Do no harm... but lots of paperwork
By Denis Storey
Anyone else notice how we never seem to talk about the doctors?
The uninsured, certainly, take up most of the chatter when we discuss health care reform. They stand to reap the most from the legislation — at least in the short term.
We also talk about the carriers a lot, who’re left holding a mixed bag with a larger risk pool, sure, but they almost certainly face a costly uptick in utilization rates.
The eager regulators, of course, get plenty of attention since they seem to be talking about some new phase of implementation every week.
And, brokers, whose futures are the cloudiest, and whose fates remain the most closely tied to our own. We talk about them every day.
But we rarely discuss the medical professionals themselves. You know, the ones who’re actually providing our health care? Well, we might want to start thinking about them a little bit more, or at least giving them some love, because they’re disappearing faster than daily newspapers.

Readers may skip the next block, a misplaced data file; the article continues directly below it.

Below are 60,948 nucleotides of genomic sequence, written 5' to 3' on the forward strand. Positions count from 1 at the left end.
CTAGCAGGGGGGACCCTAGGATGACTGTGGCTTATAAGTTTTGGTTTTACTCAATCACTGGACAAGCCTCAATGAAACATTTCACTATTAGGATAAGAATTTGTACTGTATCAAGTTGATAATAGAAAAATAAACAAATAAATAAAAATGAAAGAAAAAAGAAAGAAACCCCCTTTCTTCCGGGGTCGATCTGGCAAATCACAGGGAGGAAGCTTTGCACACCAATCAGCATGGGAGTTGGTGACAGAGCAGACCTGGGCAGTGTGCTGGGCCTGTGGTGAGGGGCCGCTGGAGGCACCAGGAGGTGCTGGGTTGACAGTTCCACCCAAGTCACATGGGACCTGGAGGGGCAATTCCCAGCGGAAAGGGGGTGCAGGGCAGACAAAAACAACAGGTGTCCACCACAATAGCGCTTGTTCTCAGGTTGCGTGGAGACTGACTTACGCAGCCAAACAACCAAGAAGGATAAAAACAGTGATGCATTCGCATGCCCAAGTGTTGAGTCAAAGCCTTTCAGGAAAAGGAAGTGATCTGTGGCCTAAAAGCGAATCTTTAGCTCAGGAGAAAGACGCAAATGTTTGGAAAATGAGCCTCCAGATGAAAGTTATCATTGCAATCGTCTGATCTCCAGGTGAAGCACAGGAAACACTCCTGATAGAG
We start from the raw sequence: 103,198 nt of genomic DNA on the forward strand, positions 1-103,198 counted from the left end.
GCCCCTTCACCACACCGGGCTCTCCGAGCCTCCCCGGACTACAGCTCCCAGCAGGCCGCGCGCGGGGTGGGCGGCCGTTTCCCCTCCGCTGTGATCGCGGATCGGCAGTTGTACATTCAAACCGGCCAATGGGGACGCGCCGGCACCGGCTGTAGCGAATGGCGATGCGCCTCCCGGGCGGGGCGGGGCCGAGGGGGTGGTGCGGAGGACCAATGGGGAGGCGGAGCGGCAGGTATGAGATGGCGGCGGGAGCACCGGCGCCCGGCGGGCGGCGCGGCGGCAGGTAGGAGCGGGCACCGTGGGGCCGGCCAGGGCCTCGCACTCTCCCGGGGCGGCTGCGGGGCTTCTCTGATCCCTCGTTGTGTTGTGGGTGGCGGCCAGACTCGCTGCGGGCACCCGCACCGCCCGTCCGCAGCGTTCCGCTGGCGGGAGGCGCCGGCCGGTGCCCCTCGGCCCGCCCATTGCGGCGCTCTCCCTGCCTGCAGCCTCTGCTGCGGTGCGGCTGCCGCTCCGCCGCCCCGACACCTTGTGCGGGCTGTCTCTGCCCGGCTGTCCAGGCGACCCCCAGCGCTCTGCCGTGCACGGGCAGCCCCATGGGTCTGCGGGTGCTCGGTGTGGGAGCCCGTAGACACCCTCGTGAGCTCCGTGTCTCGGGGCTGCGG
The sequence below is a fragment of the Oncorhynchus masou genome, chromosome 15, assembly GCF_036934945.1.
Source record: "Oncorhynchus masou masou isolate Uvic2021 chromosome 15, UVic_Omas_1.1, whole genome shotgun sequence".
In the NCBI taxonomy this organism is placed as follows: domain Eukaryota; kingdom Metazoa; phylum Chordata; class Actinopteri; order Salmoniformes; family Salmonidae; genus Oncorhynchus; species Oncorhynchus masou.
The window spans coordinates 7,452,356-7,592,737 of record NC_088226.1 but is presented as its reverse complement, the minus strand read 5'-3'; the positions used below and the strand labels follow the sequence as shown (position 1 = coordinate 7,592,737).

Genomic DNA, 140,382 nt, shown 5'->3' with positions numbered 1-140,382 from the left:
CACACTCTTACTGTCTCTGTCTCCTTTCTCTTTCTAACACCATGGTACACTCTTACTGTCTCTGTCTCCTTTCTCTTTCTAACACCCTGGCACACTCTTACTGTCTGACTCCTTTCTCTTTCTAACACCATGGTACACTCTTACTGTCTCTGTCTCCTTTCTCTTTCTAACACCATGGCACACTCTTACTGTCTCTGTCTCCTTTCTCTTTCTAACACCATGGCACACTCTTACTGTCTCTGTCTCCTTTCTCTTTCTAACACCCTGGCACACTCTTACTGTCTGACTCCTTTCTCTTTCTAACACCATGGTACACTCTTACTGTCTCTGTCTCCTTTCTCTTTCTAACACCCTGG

A new survey of the sawbones themselves shows things could get a lot worse. “A Survey of America’s Physicians: Practice Patterns and Perspectives,” conducted by the nonprofit The Physicians Foundation, is the largest study of its kind, polling more than 13,000 doctors across the country.
I mean, I know it’s only American to be down on your job, but hearing that 84 percent of doctors say their profession is in decline is a sobering statement on an epidemic-scale morale problem. Nearly 58 percent of them wouldn’t counsel their kids to follow them into the profession and more than a third of them would pursue a different line of work entirely if they could hit the reset button on their careers. And here I thought journalists were the only ones who felt that way.
But the worst part is the looming provider drought we’re facing – and that no one is talking about. To wit:
- Doctors are cutting back the number of patients they see every day by nearly 20 percent.
- Nearly a quarter of their time is spend on paperwork already.
- More than half of them have cut access to Medicare patients while more than a quarter of them have closed their doors to the Medicaid crowd entirely.
We go back and forth of so many aspects of health care in this country and we always seem to overlook those on the front lines. And we do so at our own peril.
Originally published on BenefitsPro.com